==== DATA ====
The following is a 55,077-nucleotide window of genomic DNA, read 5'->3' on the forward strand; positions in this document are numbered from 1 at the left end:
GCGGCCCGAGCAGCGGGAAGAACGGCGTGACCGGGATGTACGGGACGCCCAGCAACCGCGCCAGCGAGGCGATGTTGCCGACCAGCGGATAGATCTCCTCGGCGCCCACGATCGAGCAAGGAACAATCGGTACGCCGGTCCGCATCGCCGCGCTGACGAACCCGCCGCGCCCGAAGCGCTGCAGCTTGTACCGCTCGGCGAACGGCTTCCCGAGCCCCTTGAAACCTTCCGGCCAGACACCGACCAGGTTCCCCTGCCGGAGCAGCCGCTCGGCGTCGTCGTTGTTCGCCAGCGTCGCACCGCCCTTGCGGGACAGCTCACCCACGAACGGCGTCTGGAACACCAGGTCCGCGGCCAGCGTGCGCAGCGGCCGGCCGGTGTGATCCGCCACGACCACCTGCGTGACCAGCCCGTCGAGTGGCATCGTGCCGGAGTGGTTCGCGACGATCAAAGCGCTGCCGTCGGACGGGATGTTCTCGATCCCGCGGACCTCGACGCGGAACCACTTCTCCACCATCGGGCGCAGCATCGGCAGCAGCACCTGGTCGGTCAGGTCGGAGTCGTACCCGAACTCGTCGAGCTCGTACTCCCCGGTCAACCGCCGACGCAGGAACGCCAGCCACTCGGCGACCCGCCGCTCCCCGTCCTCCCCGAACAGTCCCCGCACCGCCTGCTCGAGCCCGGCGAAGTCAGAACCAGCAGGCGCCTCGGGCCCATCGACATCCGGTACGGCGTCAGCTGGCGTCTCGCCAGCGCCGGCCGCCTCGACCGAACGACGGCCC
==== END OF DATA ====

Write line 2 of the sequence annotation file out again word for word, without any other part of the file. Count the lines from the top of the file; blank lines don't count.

GCGGCCCGAGCAGCGGGAAGAACGGCGTGACCGGGATGTACGGGACGCCCAGCAACCGCGCCAGCGAGGCGATGTTGCCGACCAGCGGATAGATCTCCTCGGCGCCCACGATCGAGCAAGGAACAATCGGTACGCCGGTCCGCATCGCCGCGCTGACGAACCCGCCGCGCCCGAAGCGCTGCAGCTTGTACCGCTCGGCGAACGGCTTCCCGAGCCCCTTGAAACCTTCCGGCCAGACACCGACCAGGTTCCCCTGCCGGAGCAGCCGCTCGGCGTCGTCGTTGTTCGCCAGCGTCGCACCGCCCTTGCGGGACAGCTCACCCACGAACGGCGTCTGGAACACCAGGTCCGCGGCCAGCGTGCGCAGCGGCCGGCCGGTGTGATCCGCCACGACCACCTGCGTGACCAGCCCGTCGAGTGGCATCGTGCCGGAGTGGTTCGCGACGATCAAAGCGCTGCCGTCGGACGGGATGTTCTCGATCCCGCGGACCTCGACGCGGAACCACTTCTCCACCATCGGGCGCAGCATCGGCAGCAGCACCTGGTCGGTCAGGTCGGAGTCGTACCCGAACTCGTCGAGCTCGTACTCCCCGGTCAACCGCCGACGCAGGAACGCCAGCCACTCGGCGACCCGCCGCTCCCCGTCCTCCCCGAACAGTCCCCGCACCGCCTGCTCGAGCCCGGCGAAGTCAGAACCAGCAGGCGCCTCGGGCCCATCGACATCCGGTACGGCGTCAGCTGGCGTCTCGCCAGCGCCGGCCGCCTCGACCGAACGACGGCCC